Articles from "Microelectronics News"

Fraunhofer Group for Microelectronics

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Carved from quality wood

The range of organic products on supermarket shelves is growing. Our nights are illuminated by energy-saving light bulbs. And the cars of the future will put considerably fewer emissions into the air. Environmental protection and sustainability have moved into focus in more and more areas of our lives. But has anyone ever thought of the need for a resource- saving computer, most of which can even be recycled? With the “iameco” an Irish company working in cooperation with Fraunhofer IZM has developed just such a model.


Today’s computers do not have a long life expectancy. Yesterday’s newest and most powerful model will be obsolete tomorrow. This is because the innovation cycles in the information and communication technology sector are getting shorter and shorter. But where do retired PCs end up? Until now, their last resting place has been the hazardous waste site. With elements such as PVC or heavy metals, only a very small part of a PC can be recycled. But other factors also impair the ecological impact of a conventional PC – primarily its appetite for electricity. An average PC workstation uses 201 kWh of electricity per year, according to the BITKOM study “Resource-efficient workstation computer solutions 2020.”

Old casing, new core

The Irish company MicroPro Multimedia, together with the Fraunhofer Institute for Reliability and Microintegration IZM, has now developed an all-in-one computer that has less environmental impact. With a wooden housing and largely halogen-free standard components – including processors and memory – the iameco is made up of up to 98% recyclable materials. 20% of them can even be used again immediately. Thanks to a modular upgrade concept, the eco-computer will also have an extended life time compared to standard PCs. While today’s standard PCs usually have to be replaced after three to four years, technologically obsolete components of the iameco can simply be exchanged by MicroPro for new ones. Its renewable “inner life” in the old housing should allow the computer to continue running for seven to eight years. Thanks to passive cooling and a solid-state drive (SSD), its yearly energy consumption is a mere 94 kWh. That is 45% less than the current energy-saving star of this computer class, a model with a category-A limit of 148 kWh.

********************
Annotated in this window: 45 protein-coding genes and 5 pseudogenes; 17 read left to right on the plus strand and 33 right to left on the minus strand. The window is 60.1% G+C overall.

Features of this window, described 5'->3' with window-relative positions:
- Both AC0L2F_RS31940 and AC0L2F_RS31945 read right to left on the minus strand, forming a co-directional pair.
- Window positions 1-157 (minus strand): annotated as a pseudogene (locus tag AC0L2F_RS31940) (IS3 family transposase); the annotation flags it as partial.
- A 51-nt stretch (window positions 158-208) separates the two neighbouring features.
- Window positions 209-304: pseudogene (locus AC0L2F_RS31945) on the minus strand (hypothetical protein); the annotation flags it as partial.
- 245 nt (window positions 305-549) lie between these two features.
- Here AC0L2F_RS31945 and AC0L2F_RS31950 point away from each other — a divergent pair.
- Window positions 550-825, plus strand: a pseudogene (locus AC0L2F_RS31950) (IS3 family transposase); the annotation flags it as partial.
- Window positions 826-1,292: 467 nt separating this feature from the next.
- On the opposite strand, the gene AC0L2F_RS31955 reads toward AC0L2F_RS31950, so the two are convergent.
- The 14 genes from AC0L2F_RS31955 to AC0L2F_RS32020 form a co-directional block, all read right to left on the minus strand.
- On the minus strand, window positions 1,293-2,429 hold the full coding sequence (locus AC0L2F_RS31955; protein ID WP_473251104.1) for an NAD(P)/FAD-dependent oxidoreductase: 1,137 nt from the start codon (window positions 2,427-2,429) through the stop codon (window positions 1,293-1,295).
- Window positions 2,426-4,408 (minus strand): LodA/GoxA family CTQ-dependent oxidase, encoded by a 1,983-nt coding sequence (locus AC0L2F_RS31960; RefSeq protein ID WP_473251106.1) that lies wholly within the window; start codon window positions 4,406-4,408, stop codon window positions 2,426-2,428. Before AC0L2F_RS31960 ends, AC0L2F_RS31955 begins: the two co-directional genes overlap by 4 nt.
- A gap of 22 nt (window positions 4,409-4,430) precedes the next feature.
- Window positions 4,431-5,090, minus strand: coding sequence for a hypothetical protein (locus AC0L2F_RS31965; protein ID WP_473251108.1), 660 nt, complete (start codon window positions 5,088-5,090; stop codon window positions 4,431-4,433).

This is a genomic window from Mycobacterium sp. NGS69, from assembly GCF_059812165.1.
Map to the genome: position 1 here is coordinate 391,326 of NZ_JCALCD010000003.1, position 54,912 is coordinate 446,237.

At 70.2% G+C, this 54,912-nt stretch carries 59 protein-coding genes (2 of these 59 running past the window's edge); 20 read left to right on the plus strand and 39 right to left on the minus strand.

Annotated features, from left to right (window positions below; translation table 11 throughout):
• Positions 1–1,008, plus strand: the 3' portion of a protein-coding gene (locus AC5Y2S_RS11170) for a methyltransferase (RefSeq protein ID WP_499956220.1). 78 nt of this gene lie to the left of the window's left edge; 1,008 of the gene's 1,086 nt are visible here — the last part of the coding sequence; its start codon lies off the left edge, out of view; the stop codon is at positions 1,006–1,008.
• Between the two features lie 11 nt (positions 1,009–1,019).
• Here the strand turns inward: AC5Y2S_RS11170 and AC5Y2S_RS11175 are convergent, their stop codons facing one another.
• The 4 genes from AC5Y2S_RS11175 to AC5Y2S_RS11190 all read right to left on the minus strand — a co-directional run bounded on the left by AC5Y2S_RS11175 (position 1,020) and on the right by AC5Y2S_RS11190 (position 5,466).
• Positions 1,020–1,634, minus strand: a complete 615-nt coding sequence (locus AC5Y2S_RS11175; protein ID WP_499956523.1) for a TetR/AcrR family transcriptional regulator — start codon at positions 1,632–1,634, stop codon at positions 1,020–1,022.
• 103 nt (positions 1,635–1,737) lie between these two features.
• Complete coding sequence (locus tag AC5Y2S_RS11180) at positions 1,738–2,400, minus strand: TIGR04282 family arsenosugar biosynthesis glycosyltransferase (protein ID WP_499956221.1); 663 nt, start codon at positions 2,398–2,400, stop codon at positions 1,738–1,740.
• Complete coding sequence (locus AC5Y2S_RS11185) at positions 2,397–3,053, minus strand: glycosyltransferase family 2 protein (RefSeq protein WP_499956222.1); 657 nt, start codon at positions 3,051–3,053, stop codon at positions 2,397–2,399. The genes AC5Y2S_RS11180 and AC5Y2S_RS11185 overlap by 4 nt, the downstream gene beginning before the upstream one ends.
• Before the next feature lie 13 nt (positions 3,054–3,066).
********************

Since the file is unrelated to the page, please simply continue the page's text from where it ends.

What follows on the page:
70% fewer CO2 emissions

The researchers at Fraunhofer IZM were responsible for the development of an ecological product design. This offers a means of mapping the environmental effects of a product in detail during the development phase and being able to incorporate the findings into the product design. Using data from the predecessor of the iameco, the scientists analyzed the entire life cycle of the PC – from production and usage to recycling. The focus was largely on energy consumption. The scientists also took a close look at the PC’s carbon footprint. These are the CO2 emissions produced over the entire life of a product. At below 360 kg, the carbon footprint of the iameco is relatively low– a typical desktop PC with monitor would have 70% higher CO2 emissions. The iameco was the first computer in its class to be awarded the EU Ecolabel.


Alexander Schlösser
Phone +49 30 46403-771
Fraunhofer Institute for Reliability and Microintegration IZM
Gustav-Meyer-Allee 25
13355 Berlin